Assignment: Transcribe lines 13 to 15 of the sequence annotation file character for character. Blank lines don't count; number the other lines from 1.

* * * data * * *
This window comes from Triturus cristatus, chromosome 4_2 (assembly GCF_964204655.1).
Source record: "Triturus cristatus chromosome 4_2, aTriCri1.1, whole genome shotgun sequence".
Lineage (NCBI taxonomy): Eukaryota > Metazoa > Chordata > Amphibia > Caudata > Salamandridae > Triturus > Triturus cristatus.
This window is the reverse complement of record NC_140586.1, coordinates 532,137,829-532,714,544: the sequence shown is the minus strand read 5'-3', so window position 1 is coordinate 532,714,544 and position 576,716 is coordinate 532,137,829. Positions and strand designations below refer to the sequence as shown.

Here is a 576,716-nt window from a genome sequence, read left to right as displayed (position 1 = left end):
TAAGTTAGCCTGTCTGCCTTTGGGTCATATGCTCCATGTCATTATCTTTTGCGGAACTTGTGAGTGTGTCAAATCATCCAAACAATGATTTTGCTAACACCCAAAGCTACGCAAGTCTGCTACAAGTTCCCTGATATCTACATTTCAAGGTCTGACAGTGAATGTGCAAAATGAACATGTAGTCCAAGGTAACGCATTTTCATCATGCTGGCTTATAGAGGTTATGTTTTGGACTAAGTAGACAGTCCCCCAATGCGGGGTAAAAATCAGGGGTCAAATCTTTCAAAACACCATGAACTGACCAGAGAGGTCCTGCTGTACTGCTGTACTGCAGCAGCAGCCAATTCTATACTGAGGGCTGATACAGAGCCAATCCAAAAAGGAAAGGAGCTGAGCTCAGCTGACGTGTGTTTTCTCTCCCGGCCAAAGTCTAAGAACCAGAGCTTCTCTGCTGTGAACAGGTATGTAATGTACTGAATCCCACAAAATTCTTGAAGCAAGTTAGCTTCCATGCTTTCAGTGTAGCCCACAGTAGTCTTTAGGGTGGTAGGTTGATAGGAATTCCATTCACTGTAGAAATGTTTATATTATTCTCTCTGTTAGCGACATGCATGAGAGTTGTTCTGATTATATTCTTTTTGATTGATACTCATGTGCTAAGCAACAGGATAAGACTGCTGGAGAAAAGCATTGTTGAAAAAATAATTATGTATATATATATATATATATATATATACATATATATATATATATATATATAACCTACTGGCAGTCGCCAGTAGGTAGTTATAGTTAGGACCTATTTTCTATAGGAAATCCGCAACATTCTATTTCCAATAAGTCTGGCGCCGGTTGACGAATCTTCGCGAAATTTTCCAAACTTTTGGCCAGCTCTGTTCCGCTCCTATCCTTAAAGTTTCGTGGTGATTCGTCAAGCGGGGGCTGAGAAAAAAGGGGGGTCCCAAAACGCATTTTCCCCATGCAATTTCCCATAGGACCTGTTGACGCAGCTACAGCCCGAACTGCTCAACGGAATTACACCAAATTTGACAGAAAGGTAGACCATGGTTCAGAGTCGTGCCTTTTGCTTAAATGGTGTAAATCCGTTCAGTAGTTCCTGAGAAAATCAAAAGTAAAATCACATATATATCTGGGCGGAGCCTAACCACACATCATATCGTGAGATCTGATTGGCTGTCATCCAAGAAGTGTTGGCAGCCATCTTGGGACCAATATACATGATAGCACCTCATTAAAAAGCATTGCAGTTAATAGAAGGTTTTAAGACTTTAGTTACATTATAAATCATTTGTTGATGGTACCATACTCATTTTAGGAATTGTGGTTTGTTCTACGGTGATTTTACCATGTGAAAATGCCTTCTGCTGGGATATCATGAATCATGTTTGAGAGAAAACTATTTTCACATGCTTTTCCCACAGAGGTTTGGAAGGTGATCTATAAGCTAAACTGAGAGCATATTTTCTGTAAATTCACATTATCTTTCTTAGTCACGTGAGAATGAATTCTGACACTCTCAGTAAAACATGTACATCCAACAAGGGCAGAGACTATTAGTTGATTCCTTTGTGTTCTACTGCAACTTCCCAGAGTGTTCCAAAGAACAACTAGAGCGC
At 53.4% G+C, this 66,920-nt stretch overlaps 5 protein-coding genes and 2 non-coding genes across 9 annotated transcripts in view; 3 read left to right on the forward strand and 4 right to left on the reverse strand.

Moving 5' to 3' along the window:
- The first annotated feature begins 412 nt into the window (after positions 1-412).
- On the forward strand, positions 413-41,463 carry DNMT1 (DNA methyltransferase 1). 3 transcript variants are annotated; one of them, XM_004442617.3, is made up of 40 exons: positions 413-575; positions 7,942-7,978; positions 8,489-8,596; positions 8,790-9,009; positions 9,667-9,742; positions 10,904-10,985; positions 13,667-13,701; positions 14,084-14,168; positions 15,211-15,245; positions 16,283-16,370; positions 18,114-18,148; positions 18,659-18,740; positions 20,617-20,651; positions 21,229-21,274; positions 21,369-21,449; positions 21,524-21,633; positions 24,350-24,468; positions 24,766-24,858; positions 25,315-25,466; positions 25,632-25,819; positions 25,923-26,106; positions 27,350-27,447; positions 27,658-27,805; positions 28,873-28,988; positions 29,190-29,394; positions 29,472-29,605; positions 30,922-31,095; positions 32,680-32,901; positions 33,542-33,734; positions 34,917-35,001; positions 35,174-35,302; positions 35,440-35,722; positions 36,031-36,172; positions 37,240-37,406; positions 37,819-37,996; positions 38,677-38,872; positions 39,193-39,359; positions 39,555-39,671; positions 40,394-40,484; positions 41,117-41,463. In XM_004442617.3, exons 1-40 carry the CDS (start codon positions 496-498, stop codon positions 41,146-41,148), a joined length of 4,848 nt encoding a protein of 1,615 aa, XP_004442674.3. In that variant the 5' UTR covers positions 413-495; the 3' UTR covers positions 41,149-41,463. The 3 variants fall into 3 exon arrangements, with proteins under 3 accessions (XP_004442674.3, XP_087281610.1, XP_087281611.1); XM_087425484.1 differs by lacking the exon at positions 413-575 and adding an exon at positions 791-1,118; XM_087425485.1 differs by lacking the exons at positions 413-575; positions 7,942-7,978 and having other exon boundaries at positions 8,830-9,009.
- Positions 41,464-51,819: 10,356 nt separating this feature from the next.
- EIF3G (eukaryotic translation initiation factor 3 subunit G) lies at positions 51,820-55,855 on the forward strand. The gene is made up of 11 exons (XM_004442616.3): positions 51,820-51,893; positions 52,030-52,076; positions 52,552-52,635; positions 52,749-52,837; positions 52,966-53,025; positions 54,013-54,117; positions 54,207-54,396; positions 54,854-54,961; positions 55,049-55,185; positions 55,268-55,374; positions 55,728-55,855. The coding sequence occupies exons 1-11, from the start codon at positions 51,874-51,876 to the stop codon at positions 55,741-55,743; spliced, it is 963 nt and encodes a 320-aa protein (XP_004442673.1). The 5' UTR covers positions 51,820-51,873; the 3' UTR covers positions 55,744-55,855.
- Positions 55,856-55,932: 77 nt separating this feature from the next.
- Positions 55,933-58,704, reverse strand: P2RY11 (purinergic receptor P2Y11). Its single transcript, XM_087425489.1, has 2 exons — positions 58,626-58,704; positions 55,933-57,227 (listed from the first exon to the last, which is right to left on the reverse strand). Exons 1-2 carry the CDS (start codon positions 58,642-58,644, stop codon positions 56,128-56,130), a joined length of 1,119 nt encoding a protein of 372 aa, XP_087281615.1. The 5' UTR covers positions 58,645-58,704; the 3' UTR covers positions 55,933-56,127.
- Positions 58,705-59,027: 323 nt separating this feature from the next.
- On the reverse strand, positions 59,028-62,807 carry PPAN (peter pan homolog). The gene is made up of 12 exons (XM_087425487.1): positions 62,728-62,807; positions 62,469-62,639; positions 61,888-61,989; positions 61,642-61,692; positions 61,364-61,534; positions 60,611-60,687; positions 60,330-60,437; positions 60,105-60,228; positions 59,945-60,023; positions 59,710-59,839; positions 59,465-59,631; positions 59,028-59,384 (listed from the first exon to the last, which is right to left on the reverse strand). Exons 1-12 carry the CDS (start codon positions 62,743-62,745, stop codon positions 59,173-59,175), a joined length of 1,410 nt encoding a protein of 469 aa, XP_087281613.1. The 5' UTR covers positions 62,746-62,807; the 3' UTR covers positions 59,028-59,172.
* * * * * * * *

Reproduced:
- Positions 55,856-55,932: 77 nt separating this feature from the next.
- Positions 55,933-58,704, reverse strand: P2RY11 (purinergic receptor P2Y11). Its single transcript, XM_087425489.1, has 2 exons — positions 58,626-58,704; positions 55,933-57,227 (listed from the first exon to the last, which is right to left on the reverse strand). Exons 1-2 carry the CDS (start codon positions 58,642-58,644, stop codon positions 56,128-56,130), a joined length of 1,119 nt encoding a protein of 372 aa, XP_087281615.1. The 5' UTR covers positions 58,645-58,704; the 3' UTR covers positions 55,933-56,127.
- Positions 58,705-59,027: 323 nt separating this feature from the next.